At the Society for the History of Technology Meeting this coming weekend in Philadelphia, MIT Press will being doing a joint launch of my book and Edward Jones-Imhotep’s terrific new volume on a unique set of Cold War technological failures. It runs from 3:30-4:30 on Friday, October 27, at the MIT Press table in the SHOT book hall. Discounts, free bookmarks, and snacks will be available! Come on by.
The short guide below evolved out of a conversation with Miriam Posner (@miriamkp) of UCLA who was looking for ways to help her students read more quickly and effectively. These tips can help you retain more when reading academic texts and allow you to get through them at a quicker pace.
Here’s what I tell my students if they have trouble keeping up with the reading for my history and STS classes: Continue reading
This year, at the University of Madison-Wisconsin, I am teaching a new and improved version of my popular course Women in Computing History. It was initally taught at Illinois Tech in Chicago last year, where it garnered some press attention.
Due to the interest the course generated with people beyond the walls of our classroom I annotated the syllabus with discussion topics and class notes to give a sense of what we did in each class meeting–and what kinds of questions might be useful if you do the readings on your own.
See my syllabus page for the newest version of the course–the old version is still available as well, for all you completionists who might want to look at the details of how the course has changed!
I recently wrote a piece for the Washington Post using history to debunk the infamous “Google Memo” and its contention that women are somehow less innately suited to technical pursuits. Truth is, for a long time women were predominant in the field of computing because technical work wasn’t seen as important. Their disappearance has everything to do with structural discrimination and little to do with “innate” differences.
I was also very glad to get a few mentions in The Guardian. See this (delightfully acerbic) article about memogate in general, and this one that’s specifically about the history of computing’s role in helping us better understand power and (the lack of) diversity in our technological landscape in the present.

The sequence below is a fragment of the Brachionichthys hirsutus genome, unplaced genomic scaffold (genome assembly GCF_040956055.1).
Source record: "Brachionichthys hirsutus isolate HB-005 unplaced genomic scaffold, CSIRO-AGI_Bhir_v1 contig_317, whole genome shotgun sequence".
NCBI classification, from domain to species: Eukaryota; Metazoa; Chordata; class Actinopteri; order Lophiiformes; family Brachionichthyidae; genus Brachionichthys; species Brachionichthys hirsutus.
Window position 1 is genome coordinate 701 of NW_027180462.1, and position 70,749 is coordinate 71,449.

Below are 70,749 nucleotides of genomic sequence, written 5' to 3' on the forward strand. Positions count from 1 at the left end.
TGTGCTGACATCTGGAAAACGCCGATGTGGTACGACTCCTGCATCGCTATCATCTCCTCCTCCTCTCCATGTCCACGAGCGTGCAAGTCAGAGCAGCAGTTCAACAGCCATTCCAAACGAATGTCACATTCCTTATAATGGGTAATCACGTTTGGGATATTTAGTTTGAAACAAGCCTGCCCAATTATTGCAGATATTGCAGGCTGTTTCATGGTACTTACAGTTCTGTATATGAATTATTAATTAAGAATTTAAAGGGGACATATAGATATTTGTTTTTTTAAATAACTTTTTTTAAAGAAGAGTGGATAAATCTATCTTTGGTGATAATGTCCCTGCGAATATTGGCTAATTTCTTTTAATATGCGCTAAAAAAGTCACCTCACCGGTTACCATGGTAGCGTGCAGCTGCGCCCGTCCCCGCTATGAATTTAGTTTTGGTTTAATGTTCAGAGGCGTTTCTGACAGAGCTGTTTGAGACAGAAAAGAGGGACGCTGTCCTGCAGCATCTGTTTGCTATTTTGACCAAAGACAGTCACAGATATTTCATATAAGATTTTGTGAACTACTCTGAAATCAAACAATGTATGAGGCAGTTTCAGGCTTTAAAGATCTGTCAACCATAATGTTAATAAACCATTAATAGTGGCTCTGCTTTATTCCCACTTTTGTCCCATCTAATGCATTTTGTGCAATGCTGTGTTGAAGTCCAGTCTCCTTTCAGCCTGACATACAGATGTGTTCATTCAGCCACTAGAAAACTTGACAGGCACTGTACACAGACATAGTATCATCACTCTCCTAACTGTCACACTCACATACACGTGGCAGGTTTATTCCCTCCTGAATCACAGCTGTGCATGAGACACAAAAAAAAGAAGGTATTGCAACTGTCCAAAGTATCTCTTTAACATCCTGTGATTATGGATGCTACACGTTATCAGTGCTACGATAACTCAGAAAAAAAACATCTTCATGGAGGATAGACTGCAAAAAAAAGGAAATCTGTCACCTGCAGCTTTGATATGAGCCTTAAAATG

Quick note about the latter article–it made a little bit of a mistake in the first few lines (read more here and here). Both SUSIE and SADIE were computers. The typist/programmer in the ad was unnamed.
Five years ago, Silicon Valley was rocked by a wave of “brogrammer” bad behavior, when overfunded, highly entitled, mostly white and male startup founders did things that were juvenile, out of line and just plain stupid. Most of these activities – such as putting pornography into PowerPoint slides – revolved around the explicit or implied devaluation and harassment of women and the assumption that heterosexual men’s privilege could or should define the workplace. The recent “memo” scandal out of Google shows how far we have yet to go.
Recently I gave a talk at Data & Society, a think tank in NYC that focuses on issues of social justice and technology. The talk was about how the history of computing of our closest historical cousin, the UK, can help us learn things about the past and present of the US–things that we may be blind to, or perhaps just resistant to seeing. The half-hour talk is an overview of what happens when countries build discrimination into technological order, rather than seeking to make equality a core goal of technological progress. In it, I address how the current state of affairs in the US relates to this, and I offer some advice on solving the problems of underrepresentation in STEM fields today. Watch the talk here.
Recently I was on National Radio Sydney in Australia talking about women in computing. I didn’t actually get to go to Australia–the show was taped via phone–but I did get a taste of some fascinating Australian history of computing. The show’s producer shared records about the women computer programmers who worked at Woomera missile testing range in the 1950s and 1960s with me. Woomera was a joint initiative set up by the UK and Australian governments to give Britain a place to test its long-range weapons. Women there did a lot of similar computer work as women in the UK and the US who worked on ballistics research by computer. Listen to the full interview here.